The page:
Gladly the Cross-eyed Bear

(Critical Survey of Contemporary Fiction)

Gladly the cross-eyed bear appears to be a dear stuffed animal the public will not ever have the chance to buy before the holidays. The two parties who claim ownership over this creature are in court, in humid Florida, arguing over the legality of the trademark. Attorney Matthew Hope, who may be familiar to McBain’s readers gets sidetracked with flashbacks to a shooting having taken place in the not-too-distant past, where he not only was the victim but also remained in a coma for some time afterward. The reader may wonder what relevance these distracting memories add to the story.

The story does become rather complex, however, and readers with some knowledge of pleasure boats will enjoy the detailed descriptions of some lovely crafts which are anchored up on Calusa’s shores. These forays into boat life do remain important in the context of this story.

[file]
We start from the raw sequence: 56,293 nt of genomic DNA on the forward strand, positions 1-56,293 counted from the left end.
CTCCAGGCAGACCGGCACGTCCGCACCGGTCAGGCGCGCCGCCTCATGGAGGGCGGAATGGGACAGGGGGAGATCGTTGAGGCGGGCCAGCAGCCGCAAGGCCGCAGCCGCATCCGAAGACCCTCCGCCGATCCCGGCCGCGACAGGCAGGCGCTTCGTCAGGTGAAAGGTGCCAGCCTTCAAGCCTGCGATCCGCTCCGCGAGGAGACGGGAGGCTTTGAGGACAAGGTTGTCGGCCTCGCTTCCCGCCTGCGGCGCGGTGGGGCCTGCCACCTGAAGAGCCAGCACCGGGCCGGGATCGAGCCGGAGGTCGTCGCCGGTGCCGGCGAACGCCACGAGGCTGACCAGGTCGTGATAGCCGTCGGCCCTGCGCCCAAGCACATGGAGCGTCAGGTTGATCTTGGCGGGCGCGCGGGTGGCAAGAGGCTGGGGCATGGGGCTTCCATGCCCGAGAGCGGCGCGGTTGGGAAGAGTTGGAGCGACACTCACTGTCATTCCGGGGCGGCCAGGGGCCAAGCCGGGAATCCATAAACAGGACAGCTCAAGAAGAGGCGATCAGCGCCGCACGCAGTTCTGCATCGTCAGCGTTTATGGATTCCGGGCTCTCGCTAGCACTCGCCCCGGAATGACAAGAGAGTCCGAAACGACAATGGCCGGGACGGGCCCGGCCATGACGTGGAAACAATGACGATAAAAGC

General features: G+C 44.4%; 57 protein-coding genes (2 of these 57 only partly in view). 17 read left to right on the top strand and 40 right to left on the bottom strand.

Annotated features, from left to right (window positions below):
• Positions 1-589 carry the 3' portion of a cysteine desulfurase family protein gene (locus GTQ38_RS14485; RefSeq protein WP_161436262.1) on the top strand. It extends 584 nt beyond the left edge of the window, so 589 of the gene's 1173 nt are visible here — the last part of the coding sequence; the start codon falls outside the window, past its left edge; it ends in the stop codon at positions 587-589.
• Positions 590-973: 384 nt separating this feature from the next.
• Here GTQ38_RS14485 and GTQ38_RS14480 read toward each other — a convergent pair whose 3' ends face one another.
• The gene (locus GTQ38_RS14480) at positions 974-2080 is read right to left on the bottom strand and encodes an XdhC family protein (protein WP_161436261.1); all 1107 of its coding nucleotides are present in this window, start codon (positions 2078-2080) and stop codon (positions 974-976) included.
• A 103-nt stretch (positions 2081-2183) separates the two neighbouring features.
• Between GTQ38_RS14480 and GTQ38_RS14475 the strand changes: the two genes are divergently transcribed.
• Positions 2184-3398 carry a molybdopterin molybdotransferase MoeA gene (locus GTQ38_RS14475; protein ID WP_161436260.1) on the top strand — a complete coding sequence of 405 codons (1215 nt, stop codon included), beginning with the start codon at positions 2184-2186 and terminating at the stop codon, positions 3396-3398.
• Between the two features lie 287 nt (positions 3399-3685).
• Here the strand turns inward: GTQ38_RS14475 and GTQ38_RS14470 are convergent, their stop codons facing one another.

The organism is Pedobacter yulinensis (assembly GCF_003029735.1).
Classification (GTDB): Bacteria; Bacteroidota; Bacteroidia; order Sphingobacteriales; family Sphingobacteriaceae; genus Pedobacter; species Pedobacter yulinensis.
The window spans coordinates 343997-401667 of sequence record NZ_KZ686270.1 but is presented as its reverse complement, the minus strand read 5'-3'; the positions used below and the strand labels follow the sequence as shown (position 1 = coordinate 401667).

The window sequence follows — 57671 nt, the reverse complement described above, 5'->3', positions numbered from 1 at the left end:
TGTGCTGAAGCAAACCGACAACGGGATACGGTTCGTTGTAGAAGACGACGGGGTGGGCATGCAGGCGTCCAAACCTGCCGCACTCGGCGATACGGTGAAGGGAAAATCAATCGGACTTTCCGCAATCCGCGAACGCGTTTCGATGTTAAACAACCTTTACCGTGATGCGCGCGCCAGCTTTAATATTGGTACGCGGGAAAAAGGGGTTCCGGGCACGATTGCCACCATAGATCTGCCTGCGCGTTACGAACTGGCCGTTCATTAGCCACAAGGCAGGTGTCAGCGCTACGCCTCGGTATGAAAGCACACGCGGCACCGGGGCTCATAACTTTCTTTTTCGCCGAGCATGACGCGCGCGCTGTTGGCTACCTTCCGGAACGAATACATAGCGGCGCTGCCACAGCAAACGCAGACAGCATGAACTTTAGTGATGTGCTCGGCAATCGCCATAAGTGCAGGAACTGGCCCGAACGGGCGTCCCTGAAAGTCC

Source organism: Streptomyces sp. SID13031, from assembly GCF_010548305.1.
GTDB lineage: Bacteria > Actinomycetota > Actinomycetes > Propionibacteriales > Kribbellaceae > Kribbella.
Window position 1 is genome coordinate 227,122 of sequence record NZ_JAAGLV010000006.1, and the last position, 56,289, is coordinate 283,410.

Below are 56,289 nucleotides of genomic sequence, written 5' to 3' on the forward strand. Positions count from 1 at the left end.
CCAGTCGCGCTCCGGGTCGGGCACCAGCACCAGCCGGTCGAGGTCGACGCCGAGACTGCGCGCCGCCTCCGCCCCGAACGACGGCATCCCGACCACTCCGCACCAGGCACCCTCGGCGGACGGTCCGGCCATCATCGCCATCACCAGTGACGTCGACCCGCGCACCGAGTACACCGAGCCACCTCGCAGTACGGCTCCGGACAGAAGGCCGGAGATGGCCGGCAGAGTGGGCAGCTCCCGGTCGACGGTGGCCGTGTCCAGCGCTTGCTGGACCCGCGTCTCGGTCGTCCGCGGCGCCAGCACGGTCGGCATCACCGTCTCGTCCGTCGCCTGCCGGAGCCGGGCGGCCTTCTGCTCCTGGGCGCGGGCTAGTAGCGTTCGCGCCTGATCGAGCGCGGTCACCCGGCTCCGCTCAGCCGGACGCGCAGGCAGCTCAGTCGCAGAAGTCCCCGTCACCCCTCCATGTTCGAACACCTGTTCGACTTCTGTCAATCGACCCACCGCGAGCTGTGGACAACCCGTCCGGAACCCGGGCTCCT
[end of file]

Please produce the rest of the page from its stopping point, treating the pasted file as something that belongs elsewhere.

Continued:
As the complexities arise, murder is committed, and Hope’s client stoutly maintains her innocence of this murder, although readers find out, in some detail, about some other activities in which she has somewhat willingly participated, having need to augment her income until, in a manner of speaking, her ship comes in. While Matthew, her trusting attorney, believes her, he continues to be distracted with repercussions from his coma recovery. There is also the unsolved question of where his two favorite detectives are.

The ending is a total surprise, and McBain pulls it off with skill. His writing is smooth, his research is complete, and the development of his characters is colorful and efficient. There will be some wonder and hurrahs at the final page-turnings.